APN News

  • Wednesday, November, 2018| Today's Market | Current Time: 01:07:22
  • A report on India’s extant and anticipated cooling demand was launched in the presence of senior leadership from the Federal Ministry of Economic Affairs and Energy, Govt. of Germany and the Ministry of Power and Department of Science and Technology, Govt. of India. The key note address was delivered by Mr Anil Kumar Jain, Additional Secretary, Ministry of Environment, Forest & Climate Change, Govt. of India.

    Commissioned by Indo-German Energy Forum, on behalf of Bureau of Energy Efficiency, and prepared by Alliance for an Energy Efficient Economy, the report is a demand analysis for cooling, by sector, in India for the years 2017 and 2027. It deep-dives into India’s cooling demand in buildings, mobile air-conditioning, refrigeration, cold-chain and process cooling in industries, and identifies key technological, operational and market interventions for the largest energy and carbon savings in cooling.

    There is the much-needed recognition of cooling as a developmental imperative, especially in the milieu of the launch of the India Cooling Action Plan (draft) by the Ministry of Environment, Forest & Climate Change, Govt. of India, in September 2018. India, which currently has one of the lowest access to cooling across the world, is poised for rapid and significant growth in cooling demand. While this growth aligns with the country’s economic and social development, it will come with adverse impacts in the form of significant additional power generation capacity, peak load impacts, and an enormous carbon footprint. The criticality of addressing the future of cooling in India cannot be overstated, particularly against the backdrop of international climate treaties of Paris and Kigali.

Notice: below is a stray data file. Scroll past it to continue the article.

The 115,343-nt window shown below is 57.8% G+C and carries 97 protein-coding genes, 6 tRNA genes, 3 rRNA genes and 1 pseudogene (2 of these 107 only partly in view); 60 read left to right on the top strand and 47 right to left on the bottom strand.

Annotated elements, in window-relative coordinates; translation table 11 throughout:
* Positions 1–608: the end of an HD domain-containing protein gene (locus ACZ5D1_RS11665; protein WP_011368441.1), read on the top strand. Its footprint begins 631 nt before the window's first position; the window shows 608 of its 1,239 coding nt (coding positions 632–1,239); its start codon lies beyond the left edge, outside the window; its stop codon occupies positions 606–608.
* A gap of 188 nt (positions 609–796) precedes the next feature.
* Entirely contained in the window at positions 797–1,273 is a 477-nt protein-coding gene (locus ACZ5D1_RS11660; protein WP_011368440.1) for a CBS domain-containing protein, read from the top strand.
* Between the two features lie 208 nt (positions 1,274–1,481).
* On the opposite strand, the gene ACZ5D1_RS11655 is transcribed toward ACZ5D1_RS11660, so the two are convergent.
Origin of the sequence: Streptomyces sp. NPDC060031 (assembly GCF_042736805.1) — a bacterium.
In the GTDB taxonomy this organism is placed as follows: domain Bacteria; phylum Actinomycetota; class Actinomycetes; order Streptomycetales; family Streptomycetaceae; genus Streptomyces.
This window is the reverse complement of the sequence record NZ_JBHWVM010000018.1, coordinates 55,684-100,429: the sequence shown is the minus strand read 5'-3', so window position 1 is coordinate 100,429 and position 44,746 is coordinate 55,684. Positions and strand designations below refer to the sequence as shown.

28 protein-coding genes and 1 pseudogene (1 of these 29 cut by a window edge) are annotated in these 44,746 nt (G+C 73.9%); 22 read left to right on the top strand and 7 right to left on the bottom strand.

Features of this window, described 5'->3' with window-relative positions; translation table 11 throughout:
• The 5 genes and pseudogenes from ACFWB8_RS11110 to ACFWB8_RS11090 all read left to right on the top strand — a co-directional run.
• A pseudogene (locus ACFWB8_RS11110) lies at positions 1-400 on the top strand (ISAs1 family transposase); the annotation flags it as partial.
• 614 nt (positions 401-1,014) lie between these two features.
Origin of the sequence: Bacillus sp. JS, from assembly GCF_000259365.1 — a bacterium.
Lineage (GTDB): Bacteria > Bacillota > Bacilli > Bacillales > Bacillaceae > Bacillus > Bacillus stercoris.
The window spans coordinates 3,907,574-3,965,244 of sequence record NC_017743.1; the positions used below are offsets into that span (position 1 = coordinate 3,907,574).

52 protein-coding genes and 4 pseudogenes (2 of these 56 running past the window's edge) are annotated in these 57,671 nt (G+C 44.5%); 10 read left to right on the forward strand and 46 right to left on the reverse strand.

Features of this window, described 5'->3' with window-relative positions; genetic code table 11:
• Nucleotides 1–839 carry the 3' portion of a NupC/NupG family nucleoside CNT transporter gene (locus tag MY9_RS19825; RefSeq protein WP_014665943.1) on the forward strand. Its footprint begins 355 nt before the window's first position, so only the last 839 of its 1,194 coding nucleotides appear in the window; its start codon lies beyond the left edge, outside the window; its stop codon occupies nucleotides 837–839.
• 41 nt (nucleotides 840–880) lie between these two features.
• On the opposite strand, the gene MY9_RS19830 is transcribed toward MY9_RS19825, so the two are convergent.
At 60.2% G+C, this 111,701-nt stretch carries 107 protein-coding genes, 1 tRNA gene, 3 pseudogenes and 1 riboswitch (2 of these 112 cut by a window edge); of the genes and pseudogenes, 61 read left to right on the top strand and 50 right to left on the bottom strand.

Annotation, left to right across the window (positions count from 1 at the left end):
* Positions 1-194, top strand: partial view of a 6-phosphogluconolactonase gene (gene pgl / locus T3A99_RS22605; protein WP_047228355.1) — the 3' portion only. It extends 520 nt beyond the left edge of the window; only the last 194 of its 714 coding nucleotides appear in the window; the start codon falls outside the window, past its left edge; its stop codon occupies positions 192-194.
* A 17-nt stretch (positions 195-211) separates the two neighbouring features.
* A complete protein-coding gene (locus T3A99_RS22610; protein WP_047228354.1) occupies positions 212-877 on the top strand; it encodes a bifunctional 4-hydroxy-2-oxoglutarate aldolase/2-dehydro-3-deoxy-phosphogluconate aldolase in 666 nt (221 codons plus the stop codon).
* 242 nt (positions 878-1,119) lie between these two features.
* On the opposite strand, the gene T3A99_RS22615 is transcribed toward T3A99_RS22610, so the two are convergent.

The report brings to the fore the following sound bites to drive the discourse on sustainable cooling in India: (1) India’s cooling energy consumption is expected to grow around 2.2 times in 2027 over the current baseline; (2) Known interventions can help cut down cooling energy consumption by 17% in the next decade and help avoid around 50 medium-sized power plants dedicated to cooling; (3) Known interventions can help cut down cooling-related carbon emission by 20% in the next decade; (4) Space cooling in buildings will continue to dominate India’s cooling energy demand at around 60% share; (5) India’s room AC stock-in-use will reach 170 million units in 2027; (6) Fans and air coolers will consume more electricity than all large AC systems combined in the next decade.

    The report recommends addressing space cooling in the building sector as a priority area for intervention and leveraging global best practices and bringing the best available technology (BAT) to the Indian market. Whilst alluding to the philosophy of ‘thermal comfort for all’, Dr Satish Kumar, President & Executive Director, Alliance for an Energy Efficient Economy, emphasised, “Policy, R&D and technology must work in tandem to tackle India’s cooling conundrum.”